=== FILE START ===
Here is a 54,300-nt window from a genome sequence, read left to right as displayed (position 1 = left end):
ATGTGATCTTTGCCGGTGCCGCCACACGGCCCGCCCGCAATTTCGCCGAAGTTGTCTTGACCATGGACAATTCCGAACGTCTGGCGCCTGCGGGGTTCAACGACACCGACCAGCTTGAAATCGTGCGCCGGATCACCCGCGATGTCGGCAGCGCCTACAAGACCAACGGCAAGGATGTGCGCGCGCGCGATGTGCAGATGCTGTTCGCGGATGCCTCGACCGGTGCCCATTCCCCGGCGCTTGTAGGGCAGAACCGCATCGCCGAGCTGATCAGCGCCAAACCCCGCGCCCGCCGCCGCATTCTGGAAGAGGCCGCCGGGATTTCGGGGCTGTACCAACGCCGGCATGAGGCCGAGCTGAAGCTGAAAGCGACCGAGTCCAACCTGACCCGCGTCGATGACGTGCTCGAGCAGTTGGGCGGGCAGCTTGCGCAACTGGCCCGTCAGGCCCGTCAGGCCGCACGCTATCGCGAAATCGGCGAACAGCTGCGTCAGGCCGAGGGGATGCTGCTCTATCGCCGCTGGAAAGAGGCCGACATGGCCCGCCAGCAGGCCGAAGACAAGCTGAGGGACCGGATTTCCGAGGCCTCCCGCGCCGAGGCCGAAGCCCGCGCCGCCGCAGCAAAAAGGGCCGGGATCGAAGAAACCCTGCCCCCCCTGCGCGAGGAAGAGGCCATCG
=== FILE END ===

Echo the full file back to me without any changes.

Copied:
Here is a 54,300-nt window from a genome sequence, read left to right as displayed (position 1 = left end):
ATGTGATCTTTGCCGGTGCCGCCACACGGCCCGCCCGCAATTTCGCCGAAGTTGTCTTGACCATGGACAATTCCGAACGTCTGGCGCCTGCGGGGTTCAACGACACCGACCAGCTTGAAATCGTGCGCCGGATCACCCGCGATGTCGGCAGCGCCTACAAGACCAACGGCAAGGATGTGCGCGCGCGCGATGTGCAGATGCTGTTCGCGGATGCCTCGACCGGTGCCCATTCCCCGGCGCTTGTAGGGCAGAACCGCATCGCCGAGCTGATCAGCGCCAAACCCCGCGCCCGCCGCCGCATTCTGGAAGAGGCCGCCGGGATTTCGGGGCTGTACCAACGCCGGCATGAGGCCGAGCTGAAGCTGAAAGCGACCGAGTCCAACCTGACCCGCGTCGATGACGTGCTCGAGCAGTTGGGCGGGCAGCTTGCGCAACTGGCCCGTCAGGCCCGTCAGGCCGCACGCTATCGCGAAATCGGCGAACAGCTGCGTCAGGCCGAGGGGATGCTGCTCTATCGCCGCTGGAAAGAGGCCGACATGGCCCGCCAGCAGGCCGAAGACAAGCTGAGGGACCGGATTTCCGAGGCCTCCCGCGCCGAGGCCGAAGCCCGCGCCGCCGCAGCAAAAAGGGCCGGGATCGAAGAAACCCTGCCCCCCCTGCGCGAGGAAGAGGCCATCG